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Here’s AMD’s new monster CPU: Blowing away everything from Intel

AMD’s new wunder processors are faster and more powerful, but they also consume a lot more power.

American AMD is ready with a brand new litter of processors, which seem to be tuned to occupy the ultimate performance throne on the PC market.

Four new processors are in play in what is now called the Ryzen 7000 family, all of which have in common that they are built around the promising ‘Zen 4’ architecture as well as a new, advanced ‘5nm’ manufacturing technology.

The new processors are accompanied by a new motherboard platform with an AM5 socket, which, among other things, will bring full support for the new DDR5 memory as well as the insanely fast PCI-e 5.0 interface.

Meet the Ryzen 7000 family

AMD’s new CPU portfolio offers between 6 and 16 cores that can address up to two computing threads at once.

The frequencies can spin all the way up to a whopping 5.7 GHz during peak loads.

  • Ryzen 9 7950X: 16 cores, 32 threads, up to 4.5-5.7 GHz, TDP 170-230 watts.
  • Ryzen 9 7900X: 12 cores, 24 threads, up to 4.7-5.6 GHz, TDP 170-230 watts.
  • Ryzen 7 7700X: 8 cores, 16 threads, up to 4.5-5.4 GHz, TDP 105 watts.
  • Ryzen 5 7600X: 6 cores, 12 threads, up to 4.7-5.3 GHz, TDP 105 watts.

Prices debut at US$299 for the 7600X, rise to US$399 for the Ryzen 7 model, and end at US$549 and US$699 for the 12- and 16-core Ryzen 9 models, respectively.

Promises wild performance

What the numbers don’t directly show is how much faster the new CPUs are compared to their predecessors from AMD and Intel’s competitors in the 12th generation Core processors. Of course, according to AMD’s own figures.

Here, the company promises that the new series offers significant improvements compared to Intel’s current top CPU (Core i9 12900K), with 11 percent higher performance in games and up to 44 percent higher performance in productivity programs.

Even the cheapest 7600X should be able to deliver five percent higher performance than Intel’s strongest processor when it comes to gaming.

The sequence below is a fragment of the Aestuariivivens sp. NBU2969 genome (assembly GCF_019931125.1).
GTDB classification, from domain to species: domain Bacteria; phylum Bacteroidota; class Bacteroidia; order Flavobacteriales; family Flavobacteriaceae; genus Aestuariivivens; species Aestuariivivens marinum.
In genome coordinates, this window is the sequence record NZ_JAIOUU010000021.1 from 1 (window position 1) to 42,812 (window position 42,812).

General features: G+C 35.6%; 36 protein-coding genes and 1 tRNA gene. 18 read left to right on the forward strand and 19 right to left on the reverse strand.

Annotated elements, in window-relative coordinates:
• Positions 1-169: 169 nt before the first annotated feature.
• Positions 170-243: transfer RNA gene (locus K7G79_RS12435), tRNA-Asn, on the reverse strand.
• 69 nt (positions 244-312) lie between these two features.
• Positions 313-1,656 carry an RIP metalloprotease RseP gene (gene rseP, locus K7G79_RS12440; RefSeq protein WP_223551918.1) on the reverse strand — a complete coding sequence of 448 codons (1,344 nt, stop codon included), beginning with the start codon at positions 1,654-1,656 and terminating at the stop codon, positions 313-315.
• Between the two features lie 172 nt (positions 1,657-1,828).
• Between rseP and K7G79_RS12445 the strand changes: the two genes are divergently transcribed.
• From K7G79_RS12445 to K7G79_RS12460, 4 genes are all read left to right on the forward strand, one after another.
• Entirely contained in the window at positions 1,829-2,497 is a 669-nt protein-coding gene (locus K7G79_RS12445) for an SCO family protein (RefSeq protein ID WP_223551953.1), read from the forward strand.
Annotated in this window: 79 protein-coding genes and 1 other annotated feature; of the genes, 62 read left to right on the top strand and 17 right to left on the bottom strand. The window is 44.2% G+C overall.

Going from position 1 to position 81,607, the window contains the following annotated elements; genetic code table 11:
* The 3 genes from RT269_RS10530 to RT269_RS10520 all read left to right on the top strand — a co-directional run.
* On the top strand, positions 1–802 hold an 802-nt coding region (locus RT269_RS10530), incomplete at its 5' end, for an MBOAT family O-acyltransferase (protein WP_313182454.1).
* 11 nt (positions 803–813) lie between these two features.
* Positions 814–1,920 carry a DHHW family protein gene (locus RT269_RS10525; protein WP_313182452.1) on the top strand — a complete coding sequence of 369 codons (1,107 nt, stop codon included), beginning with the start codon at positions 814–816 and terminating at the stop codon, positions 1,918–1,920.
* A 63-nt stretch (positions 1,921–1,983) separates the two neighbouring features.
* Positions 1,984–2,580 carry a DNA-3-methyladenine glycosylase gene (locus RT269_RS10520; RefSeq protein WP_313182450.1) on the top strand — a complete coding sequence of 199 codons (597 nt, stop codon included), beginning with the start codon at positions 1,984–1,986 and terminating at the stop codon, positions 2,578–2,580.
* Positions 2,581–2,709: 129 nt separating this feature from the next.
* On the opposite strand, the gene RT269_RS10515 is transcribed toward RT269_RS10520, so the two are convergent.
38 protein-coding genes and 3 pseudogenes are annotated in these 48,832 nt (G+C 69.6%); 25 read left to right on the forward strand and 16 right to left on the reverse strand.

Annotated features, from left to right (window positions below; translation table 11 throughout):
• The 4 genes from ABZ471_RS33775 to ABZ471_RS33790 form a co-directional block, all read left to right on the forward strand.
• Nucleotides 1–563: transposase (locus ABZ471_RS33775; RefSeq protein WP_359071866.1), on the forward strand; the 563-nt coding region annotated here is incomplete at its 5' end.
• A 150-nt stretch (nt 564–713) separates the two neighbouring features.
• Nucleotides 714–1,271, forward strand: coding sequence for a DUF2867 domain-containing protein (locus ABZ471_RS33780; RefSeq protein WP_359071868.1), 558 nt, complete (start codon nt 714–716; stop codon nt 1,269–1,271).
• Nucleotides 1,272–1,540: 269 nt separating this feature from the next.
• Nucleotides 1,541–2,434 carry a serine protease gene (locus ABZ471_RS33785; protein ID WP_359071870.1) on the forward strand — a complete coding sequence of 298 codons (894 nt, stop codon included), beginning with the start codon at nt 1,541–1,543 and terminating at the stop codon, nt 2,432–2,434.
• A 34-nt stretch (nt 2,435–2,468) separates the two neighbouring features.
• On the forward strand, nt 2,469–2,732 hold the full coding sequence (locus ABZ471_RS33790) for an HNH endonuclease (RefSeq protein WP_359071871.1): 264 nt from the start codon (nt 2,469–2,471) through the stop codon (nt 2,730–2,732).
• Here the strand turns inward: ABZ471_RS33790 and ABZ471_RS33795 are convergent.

Compared to the previous generation from AMD, significant progress is also promised. A Ryzen 7950X should be between 6 and 35 percent faster in games, while in rendering programs between 32 and 38 percent higher performance is promised.

Blows the power budget

With the new performance heights, on the other hand, a larger power bill will follow, as the new processor collection will be allowed to swallow significantly more power.

The TDP value, which is a measure of heat dissipation and power consumption, for the top models is here raised to 170 watts, but can reach up to 230 watts for short periods. Here, the predecessor Ryzen 5950X sticks to just drawing 105 watts from the power supply.

This is despite the fact that the new processors are manufactured under a more advanced and, on paper, more power-efficient print technology.

AMD points out here that those figures are peak load figures and that the new processors are in practice far more power efficient than both Intel’s and AMD’s current CPUs.

At lower power consumption, for example 65 watts, the new generation should perform 74 percent higher than the outgoing Ryzen 5000 series, AMD points out.

If you instead measure the amount of power consumed in a specific rendering test, the Ryzen 9 7950X should perform 47 percent higher per watt than Intel’s Core i9 12900K, the company promises.

Autumn’s big battle

If you want to get your hands on AMD’s new processors, you must wait until 27 September and at the same time secure one of the new X670-based motherboards and DDR5 RAM before you can assemble your new PC.

While AMD is ready with a promising autumn collection of processors, Intel is also on the steps with a riposte in the form of 13th generation Core processors dubbed ‘Raptor Lake’.

It may therefore be an idea to wait and see what the competition from Intel will look like, as it is rumored to be launched on 17 October.